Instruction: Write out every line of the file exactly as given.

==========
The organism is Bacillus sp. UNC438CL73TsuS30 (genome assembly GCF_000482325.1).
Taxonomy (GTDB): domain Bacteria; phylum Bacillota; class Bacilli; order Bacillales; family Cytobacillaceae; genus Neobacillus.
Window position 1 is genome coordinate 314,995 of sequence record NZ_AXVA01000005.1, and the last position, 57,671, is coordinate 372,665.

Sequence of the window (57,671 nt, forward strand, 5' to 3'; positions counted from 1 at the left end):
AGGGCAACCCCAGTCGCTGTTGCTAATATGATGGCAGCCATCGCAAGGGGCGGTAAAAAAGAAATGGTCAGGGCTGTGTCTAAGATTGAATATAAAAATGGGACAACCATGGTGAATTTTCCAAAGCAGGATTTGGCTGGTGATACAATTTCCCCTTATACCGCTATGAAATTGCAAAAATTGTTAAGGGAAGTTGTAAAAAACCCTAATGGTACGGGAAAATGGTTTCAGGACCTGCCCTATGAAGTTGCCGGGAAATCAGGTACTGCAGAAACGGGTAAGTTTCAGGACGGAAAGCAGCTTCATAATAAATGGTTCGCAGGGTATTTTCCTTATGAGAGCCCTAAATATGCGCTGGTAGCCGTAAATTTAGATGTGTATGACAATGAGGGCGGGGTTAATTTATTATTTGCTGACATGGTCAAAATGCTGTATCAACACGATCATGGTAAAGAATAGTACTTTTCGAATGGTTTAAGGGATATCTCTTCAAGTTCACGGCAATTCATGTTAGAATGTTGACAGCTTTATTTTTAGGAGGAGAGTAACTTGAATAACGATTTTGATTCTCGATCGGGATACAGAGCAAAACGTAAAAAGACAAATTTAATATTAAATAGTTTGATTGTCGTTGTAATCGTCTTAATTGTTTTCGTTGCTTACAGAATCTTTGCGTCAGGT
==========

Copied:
The organism is Bacillus sp. UNC438CL73TsuS30 (genome assembly GCF_000482325.1).
Taxonomy (GTDB): domain Bacteria; phylum Bacillota; class Bacilli; order Bacillales; family Cytobacillaceae; genus Neobacillus.
Window position 1 is genome coordinate 314,995 of sequence record NZ_AXVA01000005.1, and the last position, 57,671, is coordinate 372,665.

Sequence of the window (57,671 nt, forward strand, 5' to 3'; positions counted from 1 at the left end):
AGGGCAACCCCAGTCGCTGTTGCTAATATGATGGCAGCCATCGCAAGGGGCGGTAAAAAAGAAATGGTCAGGGCTGTGTCTAAGATTGAATATAAAAATGGGACAACCATGGTGAATTTTCCAAAGCAGGATTTGGCTGGTGATACAATTTCCCCTTATACCGCTATGAAATTGCAAAAATTGTTAAGGGAAGTTGTAAAAAACCCTAATGGTACGGGAAAATGGTTTCAGGACCTGCCCTATGAAGTTGCCGGGAAATCAGGTACTGCAGAAACGGGTAAGTTTCAGGACGGAAAGCAGCTTCATAATAAATGGTTCGCAGGGTATTTTCCTTATGAGAGCCCTAAATATGCGCTGGTAGCCGTAAATTTAGATGTGTATGACAATGAGGGCGGGGTTAATTTATTATTTGCTGACATGGTCAAAATGCTGTATCAACACGATCATGGTAAAGAATAGTACTTTTCGAATGGTTTAAGGGATATCTCTTCAAGTTCACGGCAATTCATGTTAGAATGTTGACAGCTTTATTTTTAGGAGGAGAGTAACTTGAATAACGATTTTGATTCTCGATCGGGATACAGAGCAAAACGTAAAAAGACAAATTTAATATTAAATAGTTTGATTGTCGTTGTAATCGTCTTAATTGTTTTCGTTGCTTACAGAATCTTTGCGTCAGGT